For going on three years now, Mallinckrodt Pharmaceuticals has been making a very nice chunk of change from the federal Medicare program – more than half a billion dollars, in fact. This sizable revenue comes from sales of a drug that is prescribed by fewer than one in a hundred physicians, has never been through clinical trials, and is far more expensive and unreliable than other readily available alternatives.
The name of the drug is Acthar, short for “adrenocorticotropic hormone” (ACTH). It is made from corticotropin, which is taken from the pituitary glands of pigs. In medicine, Acthar is used for treating epileptic spasms in infants as well as symptoms of multiple sclerosis in adults. It is also prescribed for certain types of arthritis, various skin conditions, inflammation of the eye, a respiratory disorder known as sarcoidosis, and swelling due to fluid retention (edema). Currently, there are only about 9,000 patients who use Acthar, which is generally prescribed only when other medications have failed.
Before Mallinckrodt got hold of the rights in 2014, the annual cost for Acthar was between $1,600 and $1,700 a year. Today, prescriptions for Acthar cost $38,000 a year. Even though it is prescribed by less than one percent of doctors in the U.S., the federal Medicare program coughed up $504 million for the treatment in 2015 – almost twice as much as it did in 2013.
Haven’t we seen this before?
What’s going on is the same old shenanigans we saw with the contemptible lowlife “Pharma Bro” Martin Shkreli back in 2015. It’s a new investment scheme: buy up old “orphan drugs” (medications used to treat a very small patient population), then jack up the price to astronomical levels. However, what makes the case of Acthar particularly egregious is that there are no studies demonstrating that it is any better than alternatives costing a fraction of the grossly inflated price Mallinckrodt is charging.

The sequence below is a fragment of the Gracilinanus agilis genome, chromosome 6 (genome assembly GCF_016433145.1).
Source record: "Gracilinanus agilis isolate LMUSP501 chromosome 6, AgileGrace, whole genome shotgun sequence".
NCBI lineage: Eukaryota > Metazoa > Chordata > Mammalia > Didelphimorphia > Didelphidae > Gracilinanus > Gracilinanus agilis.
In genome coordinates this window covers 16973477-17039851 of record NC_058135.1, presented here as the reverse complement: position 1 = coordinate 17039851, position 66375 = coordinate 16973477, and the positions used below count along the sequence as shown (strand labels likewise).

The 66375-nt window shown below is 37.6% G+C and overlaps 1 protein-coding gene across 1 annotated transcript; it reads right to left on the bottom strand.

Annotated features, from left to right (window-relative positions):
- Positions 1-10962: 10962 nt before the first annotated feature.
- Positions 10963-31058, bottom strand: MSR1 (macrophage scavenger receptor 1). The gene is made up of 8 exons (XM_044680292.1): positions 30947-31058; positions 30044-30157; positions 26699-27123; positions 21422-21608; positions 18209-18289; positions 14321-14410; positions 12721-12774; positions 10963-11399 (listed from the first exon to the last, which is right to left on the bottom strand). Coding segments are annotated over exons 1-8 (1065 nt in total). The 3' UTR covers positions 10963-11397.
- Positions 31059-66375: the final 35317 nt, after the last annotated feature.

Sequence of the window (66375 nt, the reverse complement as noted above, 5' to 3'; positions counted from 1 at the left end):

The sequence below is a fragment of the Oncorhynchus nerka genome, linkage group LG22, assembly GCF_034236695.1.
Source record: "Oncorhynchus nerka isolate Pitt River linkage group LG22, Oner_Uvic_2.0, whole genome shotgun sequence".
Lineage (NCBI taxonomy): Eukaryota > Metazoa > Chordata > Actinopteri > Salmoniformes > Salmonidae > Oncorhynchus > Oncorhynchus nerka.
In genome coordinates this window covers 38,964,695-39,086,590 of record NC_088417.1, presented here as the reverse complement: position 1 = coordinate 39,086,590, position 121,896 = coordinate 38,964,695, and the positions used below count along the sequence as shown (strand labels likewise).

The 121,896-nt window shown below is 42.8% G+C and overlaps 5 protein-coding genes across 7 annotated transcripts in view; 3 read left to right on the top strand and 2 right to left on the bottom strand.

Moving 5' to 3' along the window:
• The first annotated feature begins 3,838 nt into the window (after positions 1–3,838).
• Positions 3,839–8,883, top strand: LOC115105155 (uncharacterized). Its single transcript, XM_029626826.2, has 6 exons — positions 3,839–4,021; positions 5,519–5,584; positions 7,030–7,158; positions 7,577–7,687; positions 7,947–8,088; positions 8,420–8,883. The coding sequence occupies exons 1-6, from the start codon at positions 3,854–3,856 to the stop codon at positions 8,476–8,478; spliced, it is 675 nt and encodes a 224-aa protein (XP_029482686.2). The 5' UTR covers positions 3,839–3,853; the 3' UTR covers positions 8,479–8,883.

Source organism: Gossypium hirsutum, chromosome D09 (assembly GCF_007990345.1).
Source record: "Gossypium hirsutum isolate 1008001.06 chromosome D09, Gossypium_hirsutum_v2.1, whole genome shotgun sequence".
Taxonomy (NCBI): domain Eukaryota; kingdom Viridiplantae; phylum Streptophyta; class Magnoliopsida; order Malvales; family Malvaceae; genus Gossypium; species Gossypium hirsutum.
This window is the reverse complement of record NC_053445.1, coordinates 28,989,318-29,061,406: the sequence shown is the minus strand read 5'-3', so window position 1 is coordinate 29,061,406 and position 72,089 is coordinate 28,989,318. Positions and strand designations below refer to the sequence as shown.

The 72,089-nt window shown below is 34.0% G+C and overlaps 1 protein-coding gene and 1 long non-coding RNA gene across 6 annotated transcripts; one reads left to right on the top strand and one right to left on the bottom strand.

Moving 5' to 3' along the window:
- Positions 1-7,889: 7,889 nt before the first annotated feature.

This has raised serious questions from Dr. Dennis Bourdette, who chairs the neurology department at Oregon Health and Science University’s School of Medicine. Speaking with Business Insider, Dr. Bourdette pointed out that “There have never been any designed controlled trials or any basis that show that it’s superior to synthetic steroids.”
He asks: “Who are these people and why are they prescribing this when we have synthetic steroids that work?”
This is where it gets even more interesting: a significant number of the very few doctors (less than 1%) who prescribe Acthar have been paid “speaker fees” by Mallinckrodt. Furthermore, it turns out that almost half of all Acthar sales are to the Medicare program. However, because this drug has been around for 65 years, it has never undergone the clinical trials required by the FDA for new medications today. Currently, Mallinckrodt is conducting four of its own “studies” on the effectiveness of Atchar – but only one draws any comparisons to cheaper alternatives. Of course the fact that the studies are been funded by Mallinckrodt makes them suspect, which Bourdette says are not scientific, but rather “marketing ploys.”
If there is a silver lining to all of this, it is that Mallinckrodt and other greed-driven pharmaceutical companies may have finally overreached themselves. Increasingly, these predatory pricing schemes are drawing the scrutiny of lawmakers. Because of this, investors who have been enthusiastically buying up shares in these companies are starting to dump them in droves.
Hopefully, this means that a day of reckoning is coming for Big Pharma players who have been making obscene profits at the expense of patients as well as taxpayers.